A Darkened Bay

The area around Maho Bay was always quiet, but now as the island gets ready for “the busy season” it seems eerily lifeless…

September and October are the slowest months here on island. It is when we are most likely to get a hurricane, it is when the cooling trade winds die down and the humidity seems to rise, it is when many business close and spruce up their shops or take a much needed break before the busy season starts. And this year the government shutdown tried to close almost the entire island! (Thankfully the beaches are open again.)

September/October is also when the grocery stores don’t carry as much variety in produce as during the tourist season, or what they have looks like it has been sitting there for a month. Last week I saw that a carton of strawberries costing $10 and they were all rotten. All these issues mean that September & October are good time for locals to take a vacation elsewhere or get creative. Nevertheless we have had a lot of visitors to the island this summer, I would say more than usual. I can recall going to the beach and having it to myself last September! (Big Maho Bay & Cinnamon.) This year the beaches seem to have stayed consistently busy as more people are saving money to visit when it is less expensive to travel here.

The nearly deserted beach at Big Maho Bay in September 2012.
The nearly deserted beach at Big Maho Bay in September 2012.

A vacationer approached me while I was waiting in line at the post office last week. He wanted to ask some questions about living here and I was happy to oblige. He asked the usual questions regarding costs of homes or rent, with some comments that the island needed some other stores. Then he mentioned the cost of groceries and wondered where the locals shopped? Is there a secret store where locals go to pay a better price on their food? I almost laughed out loud, but said “No, we pay the same high prices that you do. Have you filled up your rental car with gas yet? We pay that same high price too!”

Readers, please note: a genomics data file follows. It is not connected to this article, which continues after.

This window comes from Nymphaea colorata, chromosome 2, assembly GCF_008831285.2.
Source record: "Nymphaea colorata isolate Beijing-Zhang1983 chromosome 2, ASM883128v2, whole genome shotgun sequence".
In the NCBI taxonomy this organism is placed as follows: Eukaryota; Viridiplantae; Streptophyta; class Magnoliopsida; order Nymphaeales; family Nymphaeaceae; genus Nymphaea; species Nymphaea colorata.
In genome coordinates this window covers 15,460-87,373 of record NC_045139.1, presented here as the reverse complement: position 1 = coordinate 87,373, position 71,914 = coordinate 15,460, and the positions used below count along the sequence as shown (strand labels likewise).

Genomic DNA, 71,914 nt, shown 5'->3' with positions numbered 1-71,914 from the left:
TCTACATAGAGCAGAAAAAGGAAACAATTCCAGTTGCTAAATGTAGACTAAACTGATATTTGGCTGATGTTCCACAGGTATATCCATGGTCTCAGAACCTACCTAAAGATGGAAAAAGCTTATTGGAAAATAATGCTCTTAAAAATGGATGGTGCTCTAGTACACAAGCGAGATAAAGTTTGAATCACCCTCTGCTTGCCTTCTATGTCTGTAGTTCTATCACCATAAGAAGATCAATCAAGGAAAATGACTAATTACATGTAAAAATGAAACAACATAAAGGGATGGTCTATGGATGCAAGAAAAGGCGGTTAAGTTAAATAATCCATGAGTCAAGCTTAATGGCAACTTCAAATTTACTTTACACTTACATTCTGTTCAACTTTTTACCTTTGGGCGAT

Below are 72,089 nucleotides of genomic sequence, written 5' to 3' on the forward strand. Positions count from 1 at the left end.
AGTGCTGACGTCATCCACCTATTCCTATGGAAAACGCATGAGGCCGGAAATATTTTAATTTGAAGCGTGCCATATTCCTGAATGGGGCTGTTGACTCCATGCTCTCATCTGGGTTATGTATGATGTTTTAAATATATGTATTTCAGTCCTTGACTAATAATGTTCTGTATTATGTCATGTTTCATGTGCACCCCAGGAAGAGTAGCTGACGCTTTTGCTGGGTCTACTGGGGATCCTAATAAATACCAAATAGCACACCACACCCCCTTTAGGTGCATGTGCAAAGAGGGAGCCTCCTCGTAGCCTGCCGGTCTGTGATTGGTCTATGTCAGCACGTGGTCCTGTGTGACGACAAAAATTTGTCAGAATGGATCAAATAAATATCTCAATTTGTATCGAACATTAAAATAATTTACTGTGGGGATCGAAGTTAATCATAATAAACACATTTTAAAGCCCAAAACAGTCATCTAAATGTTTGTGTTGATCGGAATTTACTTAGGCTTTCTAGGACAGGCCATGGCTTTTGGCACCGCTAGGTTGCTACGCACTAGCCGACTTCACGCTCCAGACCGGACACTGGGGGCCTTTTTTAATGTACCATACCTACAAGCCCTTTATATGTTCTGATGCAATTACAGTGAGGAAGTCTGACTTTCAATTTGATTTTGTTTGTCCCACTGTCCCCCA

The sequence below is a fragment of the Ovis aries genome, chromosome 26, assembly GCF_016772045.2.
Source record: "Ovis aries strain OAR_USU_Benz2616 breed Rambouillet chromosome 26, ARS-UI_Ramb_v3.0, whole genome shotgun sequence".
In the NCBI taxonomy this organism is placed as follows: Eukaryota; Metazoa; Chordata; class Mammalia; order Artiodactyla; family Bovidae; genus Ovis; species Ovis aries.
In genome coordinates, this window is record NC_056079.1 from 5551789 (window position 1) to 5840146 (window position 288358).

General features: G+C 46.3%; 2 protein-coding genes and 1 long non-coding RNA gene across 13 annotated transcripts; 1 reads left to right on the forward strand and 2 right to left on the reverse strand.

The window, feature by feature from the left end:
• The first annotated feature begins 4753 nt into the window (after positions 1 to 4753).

Sometimes it takes a while for visitors to understand that everything must be shipped here: food, gas, lumber or concrete for building, cars, clothing, and furniture and as a result they cost more. St. John has the same problem with trash: everything has to be shipped off island to a landfill elsewhere, at great expense. “So you’re saying there are no secret stores that have cheaper goods for locals?” he asked.  I think that would be every islander’s fantasy!!  However the people who live here love the island despite the lack of amenities and even basic goods that most take for granted back home. And we share equally on the things that are inexpensive: locals and visitors pay the same price at Happy Hour, as alcohol is the one thing on island that is not expensive….

This conversation got me thinking about Maho Bay Camp and the people who loved to stay there when they came to St. John. Many of them arrived already understanding that they were living differently than they do at home.  They spent their time in a sort of screened-in porch for the duration of their visit. And that was why many people came back to Maho to stay – for the entirely unique experience that is possible in this climate. It rarely occurred to me to wonder why this minimally developed Caribbean island was not just like where I lived back in the States.  I certainly have missed some of the conveniences, but I came here because there was nothing like this back home. So I expected some differences and made whatever accommodations were necessary to enjoy my time here.

Maho Bay Camp was a great way to visit St. John in an economical way. If guests were willing to sleep listening to the tree frogs and the crashing of the waves (which I preferred anyway) they could save money, and have it for other fun activities or for another visit in the future.